Sensing our emotional reactions

Of late I’m becoming sensitive to my emotional reactions to my thoughts.  A moment ago I was feeling offended because of reading on the Toastmasters’ International website how a member moved from attending his first meeting to becoming a Distinguished Toastmaster (DTM) in two years.   Two years!  This immediately aroused in me feelings of hostility and rationalization: why had it taken me four decades?   Why does it generally take most members at least a decade, often two?  I was incensed.  The reasons aren’t important here.  What is important is that I sensed for the first time the resentment and perhaps jealousy – as a feeling in my body.  And by experiencing that feeling and recognizing it for what it was, I became aware that I was the experiencer, not the feeling itself. 

 

 

Once we become aware of a feeling and do not identify with it – that is, by not losing ourselves in further thought and thereby evoking further unfelt feelings within  us – we are on our way to ‘lightening up.’   That is to say we are learning how to observe our emotional responses to our own thoughts and thereby purifying them.  

 

 

By purifying, I mean that we are not laying them down in our mind-bodies seeds which will grow unmonitored in our subconscious minds.  For when we think and get emotional about it, without recognizing what we are doing to ourselves, we are creating within our mind-bodies what Vipassana meditators know as sankaras.   Sankaras are the impurities which grow within and cause us so much trouble later on.  

 

 

The thought that is suppressed, or even worse, repressed, is the cause of so much trouble in our lives.  When a thought arises we should remember that the thought is not us.  It is a thought.  We can accept it or reject it.  By reject, I mean ignore, pay it no heed.  But if it has strong emotional aspects and we try to get rid of it, we could well make it worse.   It is said that what we resists persists.   Therefore it is better to either simply ignore, but if we cannot do this, then to examine the thought impartially – clinically…without judgment.  

 

 

We can examine our thoughts impartially if we always bear in mind that we are not our thoughts.   They are something which arise in our minds but are not the essential us.   We can use thought.  We can ignore it.  But we are well advised not to lose ourselves within thought by identifying with it and believing that it is our self.   The French Philosopher, Rene Descartes, was wrong when he said, “I think, therefore I am.”   He could just as easily have said, “I feel, therefore I am.”  Or any one of a number of things.   Probably he’s have been nearer the mark had he said, “I observe, therefore I am.”  Or “I am aware, therefore I am.”    For it is very possible – with practice – to stop one’s verbal thinking and yet one is still alive; one still is.   The “I am” is not reliant on thought to know that it is has existence.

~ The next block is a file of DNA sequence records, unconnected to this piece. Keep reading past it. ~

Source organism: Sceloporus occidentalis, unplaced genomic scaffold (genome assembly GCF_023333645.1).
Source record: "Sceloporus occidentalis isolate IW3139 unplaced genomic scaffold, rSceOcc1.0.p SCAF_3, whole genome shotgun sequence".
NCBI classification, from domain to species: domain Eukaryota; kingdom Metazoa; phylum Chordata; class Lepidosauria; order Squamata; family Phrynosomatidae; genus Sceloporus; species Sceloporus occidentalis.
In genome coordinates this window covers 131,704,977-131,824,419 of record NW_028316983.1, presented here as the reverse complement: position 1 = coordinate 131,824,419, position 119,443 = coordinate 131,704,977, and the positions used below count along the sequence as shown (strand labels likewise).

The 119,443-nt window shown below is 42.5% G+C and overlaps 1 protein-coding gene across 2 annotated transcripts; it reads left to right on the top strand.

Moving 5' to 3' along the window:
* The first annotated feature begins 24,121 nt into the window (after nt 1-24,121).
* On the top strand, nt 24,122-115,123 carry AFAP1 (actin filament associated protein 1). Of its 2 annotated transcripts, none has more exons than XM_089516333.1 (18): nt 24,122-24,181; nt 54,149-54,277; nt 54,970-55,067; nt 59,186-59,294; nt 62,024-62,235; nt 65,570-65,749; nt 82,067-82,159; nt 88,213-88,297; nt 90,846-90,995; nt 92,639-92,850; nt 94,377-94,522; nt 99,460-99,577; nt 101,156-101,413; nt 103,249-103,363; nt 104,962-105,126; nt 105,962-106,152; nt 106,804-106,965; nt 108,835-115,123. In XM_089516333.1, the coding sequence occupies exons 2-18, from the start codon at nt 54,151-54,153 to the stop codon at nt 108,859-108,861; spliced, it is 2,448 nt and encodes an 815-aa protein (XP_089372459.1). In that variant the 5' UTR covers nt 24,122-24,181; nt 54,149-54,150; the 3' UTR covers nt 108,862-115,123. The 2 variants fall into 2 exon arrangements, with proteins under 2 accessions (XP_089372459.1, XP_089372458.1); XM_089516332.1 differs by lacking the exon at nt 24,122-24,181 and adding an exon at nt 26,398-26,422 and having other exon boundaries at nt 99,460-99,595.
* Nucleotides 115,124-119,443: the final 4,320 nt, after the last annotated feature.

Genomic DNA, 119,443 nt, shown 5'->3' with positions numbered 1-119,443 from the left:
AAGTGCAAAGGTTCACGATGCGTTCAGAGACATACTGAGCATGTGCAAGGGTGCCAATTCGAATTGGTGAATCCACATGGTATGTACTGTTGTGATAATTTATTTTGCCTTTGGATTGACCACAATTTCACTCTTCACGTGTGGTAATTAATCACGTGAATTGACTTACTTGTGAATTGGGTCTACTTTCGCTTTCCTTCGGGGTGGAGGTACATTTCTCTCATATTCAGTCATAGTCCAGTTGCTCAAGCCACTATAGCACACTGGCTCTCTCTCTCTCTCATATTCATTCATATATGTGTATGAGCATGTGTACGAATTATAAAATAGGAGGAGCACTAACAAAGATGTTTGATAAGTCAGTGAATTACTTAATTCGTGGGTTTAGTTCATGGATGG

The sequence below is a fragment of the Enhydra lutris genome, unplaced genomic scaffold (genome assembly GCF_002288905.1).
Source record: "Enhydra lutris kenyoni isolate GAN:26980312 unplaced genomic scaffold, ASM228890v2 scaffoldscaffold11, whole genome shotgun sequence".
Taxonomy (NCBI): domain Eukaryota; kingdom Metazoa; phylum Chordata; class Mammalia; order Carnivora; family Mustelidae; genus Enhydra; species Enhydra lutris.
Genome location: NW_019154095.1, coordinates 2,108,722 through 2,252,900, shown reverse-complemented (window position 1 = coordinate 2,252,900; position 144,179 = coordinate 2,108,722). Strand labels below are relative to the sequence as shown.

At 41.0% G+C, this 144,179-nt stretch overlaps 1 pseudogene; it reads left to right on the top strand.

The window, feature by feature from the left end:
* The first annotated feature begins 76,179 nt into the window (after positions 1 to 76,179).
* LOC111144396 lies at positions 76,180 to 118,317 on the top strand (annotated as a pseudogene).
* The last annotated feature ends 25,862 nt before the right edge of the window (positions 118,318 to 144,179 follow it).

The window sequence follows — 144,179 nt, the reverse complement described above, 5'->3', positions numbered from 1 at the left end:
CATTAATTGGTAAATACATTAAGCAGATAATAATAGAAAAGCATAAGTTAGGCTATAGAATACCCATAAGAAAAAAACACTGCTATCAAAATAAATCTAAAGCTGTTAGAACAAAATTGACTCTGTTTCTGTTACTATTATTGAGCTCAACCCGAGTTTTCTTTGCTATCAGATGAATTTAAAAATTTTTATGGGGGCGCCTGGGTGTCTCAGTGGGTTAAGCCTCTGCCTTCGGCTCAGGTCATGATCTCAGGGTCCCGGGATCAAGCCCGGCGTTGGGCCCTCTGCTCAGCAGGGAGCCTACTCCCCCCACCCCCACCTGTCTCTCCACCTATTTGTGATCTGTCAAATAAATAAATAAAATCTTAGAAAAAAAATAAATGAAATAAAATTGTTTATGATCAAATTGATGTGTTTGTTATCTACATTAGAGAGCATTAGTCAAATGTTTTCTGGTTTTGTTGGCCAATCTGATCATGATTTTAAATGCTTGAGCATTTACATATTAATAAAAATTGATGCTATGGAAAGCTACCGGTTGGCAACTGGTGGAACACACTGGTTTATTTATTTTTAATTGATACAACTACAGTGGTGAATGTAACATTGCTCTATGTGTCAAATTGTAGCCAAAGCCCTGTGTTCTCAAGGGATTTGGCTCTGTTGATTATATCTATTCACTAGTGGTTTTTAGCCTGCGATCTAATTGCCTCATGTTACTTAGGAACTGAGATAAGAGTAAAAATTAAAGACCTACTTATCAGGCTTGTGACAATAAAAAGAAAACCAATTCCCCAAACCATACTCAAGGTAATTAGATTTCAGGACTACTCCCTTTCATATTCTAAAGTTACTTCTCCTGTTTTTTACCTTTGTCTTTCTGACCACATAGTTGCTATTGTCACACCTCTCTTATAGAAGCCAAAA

But to get back to being able to sense the emotional content of a thought as it arises.   This is a wonderful step forward in my self-understanding.   For a long time it was theoretical – except in periods of meditation.   Generally, when some strong emotion was aroused in response to a thought – which might have been triggered either by me or someone else, or something else – I would react and thereby register it within me.  Now, at long last, perhaps that automatism is finally coming to an end.    If it is, then I’ve made a real, tangible advance towards living in continual and willed awareness whenever and wherever I wish it.  Being ‘in the now’ as and when desired will have become the norm rather than an ambition.

About Tom Ware

I'm into speaking to audiences. My particular forte is telling stories. Morevover, I've addressed over 750 audiences and in excess of 40,000 people during the past eighteen years - excluding those I've addressed in my Toastmasters clubs. Additionally, I've presented classes to adults on Metaphysics and Spirituality (non sectarian) and Popular Psychology between 2001 and 2008. I'm an avid writer, been at it for forty-five years. Speaking is a passion, of course, as mentioned above. I started in 1972 with Toastmasters. My speciality is Storytelling and some years ago people began to flatter me with the titles: Prince of Storytellers, and Master Storyteller. Also, Tusitala Tom (Tusitala means Storyteller in Polynesian) I am also into 'serious' meditation (Vipassana as taught by S N Goenka) Started that in 1986. Additionally, I'm an Automatic Writing practioner and have been able to 'channel' for over forty years. Bit about me. Born in London UK and migrated to Australia in 1951. Started my first job day after my fifteenth birthday in that year. I've been a postal worker, sailor, aviation air-ground man, overseas telegraph operator. I've worked for an electrical power-supply company, been a truck driver, a foundry labourer, laboratory assistant, a police radio operator, and office worker - even an Antarctic expeditioner. Worked and lived in a number of countries, but am now 'retired' and enjoying life - probably as never before. I've been married - yes to the same woman! - for fifty-three years and have three grown up children and four grandchildren.
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